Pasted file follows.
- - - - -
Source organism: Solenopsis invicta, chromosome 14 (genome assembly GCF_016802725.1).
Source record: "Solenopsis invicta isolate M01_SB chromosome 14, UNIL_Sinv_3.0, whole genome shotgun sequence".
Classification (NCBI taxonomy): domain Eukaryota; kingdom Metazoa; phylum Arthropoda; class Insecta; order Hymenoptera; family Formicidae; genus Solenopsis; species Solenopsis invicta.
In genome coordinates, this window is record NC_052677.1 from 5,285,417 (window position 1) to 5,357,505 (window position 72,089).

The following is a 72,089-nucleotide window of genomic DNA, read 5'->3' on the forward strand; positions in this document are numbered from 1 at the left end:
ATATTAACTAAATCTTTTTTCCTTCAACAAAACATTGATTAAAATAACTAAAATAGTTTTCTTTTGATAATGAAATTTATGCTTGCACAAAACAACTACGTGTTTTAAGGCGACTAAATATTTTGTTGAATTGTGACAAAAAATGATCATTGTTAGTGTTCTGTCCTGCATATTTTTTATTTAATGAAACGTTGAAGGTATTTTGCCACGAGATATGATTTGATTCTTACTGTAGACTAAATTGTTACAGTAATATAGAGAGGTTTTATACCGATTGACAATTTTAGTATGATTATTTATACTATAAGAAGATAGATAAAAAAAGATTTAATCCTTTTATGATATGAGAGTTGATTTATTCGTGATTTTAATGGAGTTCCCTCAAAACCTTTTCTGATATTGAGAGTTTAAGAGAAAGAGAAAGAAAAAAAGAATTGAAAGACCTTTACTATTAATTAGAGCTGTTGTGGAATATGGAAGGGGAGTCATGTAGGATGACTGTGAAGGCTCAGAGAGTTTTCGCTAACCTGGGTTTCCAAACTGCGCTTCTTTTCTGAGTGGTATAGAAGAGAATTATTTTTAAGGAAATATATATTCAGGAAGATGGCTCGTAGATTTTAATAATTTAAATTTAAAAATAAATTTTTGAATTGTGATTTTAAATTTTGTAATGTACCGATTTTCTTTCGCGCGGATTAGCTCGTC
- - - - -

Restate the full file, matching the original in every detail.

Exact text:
Source organism: Solenopsis invicta, chromosome 14 (genome assembly GCF_016802725.1).
Source record: "Solenopsis invicta isolate M01_SB chromosome 14, UNIL_Sinv_3.0, whole genome shotgun sequence".
Classification (NCBI taxonomy): domain Eukaryota; kingdom Metazoa; phylum Arthropoda; class Insecta; order Hymenoptera; family Formicidae; genus Solenopsis; species Solenopsis invicta.
In genome coordinates, this window is record NC_052677.1 from 5,285,417 (window position 1) to 5,357,505 (window position 72,089).

The following is a 72,089-nucleotide window of genomic DNA, read 5'->3' on the forward strand; positions in this document are numbered from 1 at the left end:
ATATTAACTAAATCTTTTTTCCTTCAACAAAACATTGATTAAAATAACTAAAATAGTTTTCTTTTGATAATGAAATTTATGCTTGCACAAAACAACTACGTGTTTTAAGGCGACTAAATATTTTGTTGAATTGTGACAAAAAATGATCATTGTTAGTGTTCTGTCCTGCATATTTTTTATTTAATGAAACGTTGAAGGTATTTTGCCACGAGATATGATTTGATTCTTACTGTAGACTAAATTGTTACAGTAATATAGAGAGGTTTTATACCGATTGACAATTTTAGTATGATTATTTATACTATAAGAAGATAGATAAAAAAAGATTTAATCCTTTTATGATATGAGAGTTGATTTATTCGTGATTTTAATGGAGTTCCCTCAAAACCTTTTCTGATATTGAGAGTTTAAGAGAAAGAGAAAGAAAAAAAGAATTGAAAGACCTTTACTATTAATTAGAGCTGTTGTGGAATATGGAAGGGGAGTCATGTAGGATGACTGTGAAGGCTCAGAGAGTTTTCGCTAACCTGGGTTTCCAAACTGCGCTTCTTTTCTGAGTGGTATAGAAGAGAATTATTTTTAAGGAAATATATATTCAGGAAGATGGCTCGTAGATTTTAATAATTTAAATTTAAAAATAAATTTTTGAATTGTGATTTTAAATTTTGTAATGTACCGATTTTCTTTCGCGCGGATTAGCTCGTC